Close Your Eyes premiere their new video for “Frame and Glass” off their new album, Line In The Sand,’ check it out!
Line In The Sand Album Review:
It finally felt like Close Your Eyes was getting it together. With about a solid year under their belt without any lineup changes and Brit vocalist Sam Robinson taking the helm at vocals, the Abilene, TX progressive hardcore band seemed poised to finally make a statement with their music. What happened with Line in the Sand, however, is an album that ended up being five songs too long and the same inconsistency that’s been holding them back for three full-lengths.
With Robinson now lending his voice to CYE, the songs have been given a rich depth that are likable and will provide the latest version of the band a new feel that will still bring in fans of their older work. “Days of Youth” and “The End” will keep long time fans happy with speedy guitars and Rise Against-esque shouted/sung vocals. But this bi-polar record then switches directions in an instant with “Kings of John Payne” and “Trends and Phases” to pop punk sticky-sweetness. Fans will be moshing along to “Sleeping Giant” one moment, then have to slow it down to bobbing along for “Frame and Glass,” which can be way more exhausting to follow then actually sticking to a break-neck speed the entire way through. The rest of the album is a blended together mass of songs that are hard to distinguish between and eventually sputter to an end.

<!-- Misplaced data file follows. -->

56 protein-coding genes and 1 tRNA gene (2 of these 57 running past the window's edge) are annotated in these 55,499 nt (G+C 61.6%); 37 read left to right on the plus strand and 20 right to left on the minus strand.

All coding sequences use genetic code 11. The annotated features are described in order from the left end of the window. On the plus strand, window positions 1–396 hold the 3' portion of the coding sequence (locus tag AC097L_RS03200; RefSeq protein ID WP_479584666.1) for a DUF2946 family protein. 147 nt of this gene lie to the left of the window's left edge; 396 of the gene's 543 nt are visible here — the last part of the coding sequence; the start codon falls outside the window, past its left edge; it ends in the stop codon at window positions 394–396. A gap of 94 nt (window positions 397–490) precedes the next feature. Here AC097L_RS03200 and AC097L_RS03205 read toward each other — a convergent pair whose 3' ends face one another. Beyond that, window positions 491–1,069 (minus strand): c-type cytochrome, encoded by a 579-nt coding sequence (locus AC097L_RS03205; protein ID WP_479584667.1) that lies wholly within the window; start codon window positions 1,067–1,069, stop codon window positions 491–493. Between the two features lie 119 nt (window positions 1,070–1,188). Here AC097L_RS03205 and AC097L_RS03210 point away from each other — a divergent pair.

The lyrics, at times, are bland, simplistic and stagnant, never moving beyond a repeated line or two and sticking the song in the proverbial mud. Though the band doesn’t label itself officially as Christian, the overwhelming structure of the lyrics can make it difficult at times to look beyond songs’ clear religious messages. Close Your Eyes has always seems to suffer from an identity crisis and Line in the Sand is no different. The album inharmoniously forces genres together instead of letting them flow, taking the listener on a roller coaster ride from radio friendly pop punk to heavy and unclean hardcore. There is talent behind the songs but nothing to take hold of other than a few pop hooks scattered throughout the record. This is not the album that will make them a household name, but perhaps a stumble that will help get their best work rolling on the next release.
Close Your Eyes
Line in the Sand
Listen to: Sleeping Giant
Review by Stephanie Roe